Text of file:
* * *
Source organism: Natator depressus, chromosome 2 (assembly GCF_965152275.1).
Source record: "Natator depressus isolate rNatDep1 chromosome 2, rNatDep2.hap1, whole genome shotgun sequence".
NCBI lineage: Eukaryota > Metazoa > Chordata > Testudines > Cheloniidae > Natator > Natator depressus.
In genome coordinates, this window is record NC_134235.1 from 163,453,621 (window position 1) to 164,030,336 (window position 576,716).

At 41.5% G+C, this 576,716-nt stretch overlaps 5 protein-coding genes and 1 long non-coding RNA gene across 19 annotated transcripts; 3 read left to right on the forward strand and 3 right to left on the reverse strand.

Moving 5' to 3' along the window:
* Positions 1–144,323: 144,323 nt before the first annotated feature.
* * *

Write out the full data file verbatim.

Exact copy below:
Source organism: Natator depressus, chromosome 2 (assembly GCF_965152275.1).
Source record: "Natator depressus isolate rNatDep1 chromosome 2, rNatDep2.hap1, whole genome shotgun sequence".
NCBI lineage: Eukaryota > Metazoa > Chordata > Testudines > Cheloniidae > Natator > Natator depressus.
In genome coordinates, this window is record NC_134235.1 from 163,453,621 (window position 1) to 164,030,336 (window position 576,716).

At 41.5% G+C, this 576,716-nt stretch overlaps 5 protein-coding genes and 1 long non-coding RNA gene across 19 annotated transcripts; 3 read left to right on the forward strand and 3 right to left on the reverse strand.

Moving 5' to 3' along the window:
* Positions 1–144,323: 144,323 nt before the first annotated feature.